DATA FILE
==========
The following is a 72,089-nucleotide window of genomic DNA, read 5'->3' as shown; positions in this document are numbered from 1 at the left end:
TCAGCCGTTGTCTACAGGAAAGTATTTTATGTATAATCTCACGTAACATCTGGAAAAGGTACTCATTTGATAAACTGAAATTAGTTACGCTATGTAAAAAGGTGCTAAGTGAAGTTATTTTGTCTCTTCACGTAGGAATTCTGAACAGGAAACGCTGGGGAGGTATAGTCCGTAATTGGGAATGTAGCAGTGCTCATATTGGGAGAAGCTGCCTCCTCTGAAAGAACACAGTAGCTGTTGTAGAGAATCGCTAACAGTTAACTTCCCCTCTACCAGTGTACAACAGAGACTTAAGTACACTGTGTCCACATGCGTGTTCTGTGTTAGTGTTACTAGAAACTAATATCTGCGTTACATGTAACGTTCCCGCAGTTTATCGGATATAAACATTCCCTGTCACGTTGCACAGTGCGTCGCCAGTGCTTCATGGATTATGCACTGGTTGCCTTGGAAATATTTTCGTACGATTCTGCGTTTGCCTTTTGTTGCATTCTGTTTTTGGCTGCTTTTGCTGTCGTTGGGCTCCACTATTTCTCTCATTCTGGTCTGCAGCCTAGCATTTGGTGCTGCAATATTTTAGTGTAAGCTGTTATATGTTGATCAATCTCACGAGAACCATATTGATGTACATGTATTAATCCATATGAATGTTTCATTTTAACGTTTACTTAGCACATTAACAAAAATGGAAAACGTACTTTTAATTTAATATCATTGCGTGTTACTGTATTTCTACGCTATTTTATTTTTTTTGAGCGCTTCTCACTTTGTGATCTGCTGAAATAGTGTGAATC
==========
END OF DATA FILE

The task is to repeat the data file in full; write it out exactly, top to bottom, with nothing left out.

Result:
The following is a 72,089-nucleotide window of genomic DNA, read 5'->3' as shown; positions in this document are numbered from 1 at the left end:
TCAGCCGTTGTCTACAGGAAAGTATTTTATGTATAATCTCACGTAACATCTGGAAAAGGTACTCATTTGATAAACTGAAATTAGTTACGCTATGTAAAAAGGTGCTAAGTGAAGTTATTTTGTCTCTTCACGTAGGAATTCTGAACAGGAAACGCTGGGGAGGTATAGTCCGTAATTGGGAATGTAGCAGTGCTCATATTGGGAGAAGCTGCCTCCTCTGAAAGAACACAGTAGCTGTTGTAGAGAATCGCTAACAGTTAACTTCCCCTCTACCAGTGTACAACAGAGACTTAAGTACACTGTGTCCACATGCGTGTTCTGTGTTAGTGTTACTAGAAACTAATATCTGCGTTACATGTAACGTTCCCGCAGTTTATCGGATATAAACATTCCCTGTCACGTTGCACAGTGCGTCGCCAGTGCTTCATGGATTATGCACTGGTTGCCTTGGAAATATTTTCGTACGATTCTGCGTTTGCCTTTTGTTGCATTCTGTTTTTGGCTGCTTTTGCTGTCGTTGGGCTCCACTATTTCTCTCATTCTGGTCTGCAGCCTAGCATTTGGTGCTGCAATATTTTAGTGTAAGCTGTTATATGTTGATCAATCTCACGAGAACCATATTGATGTACATGTATTAATCCATATGAATGTTTCATTTTAACGTTTACTTAGCACATTAACAAAAATGGAAAACGTACTTTTAATTTAATATCATTGCGTGTTACTGTATTTCTACGCTATTTTATTTTTTTTGAGCGCTTCTCACTTTGTGATCTGCTGAAATAGTGTGAATC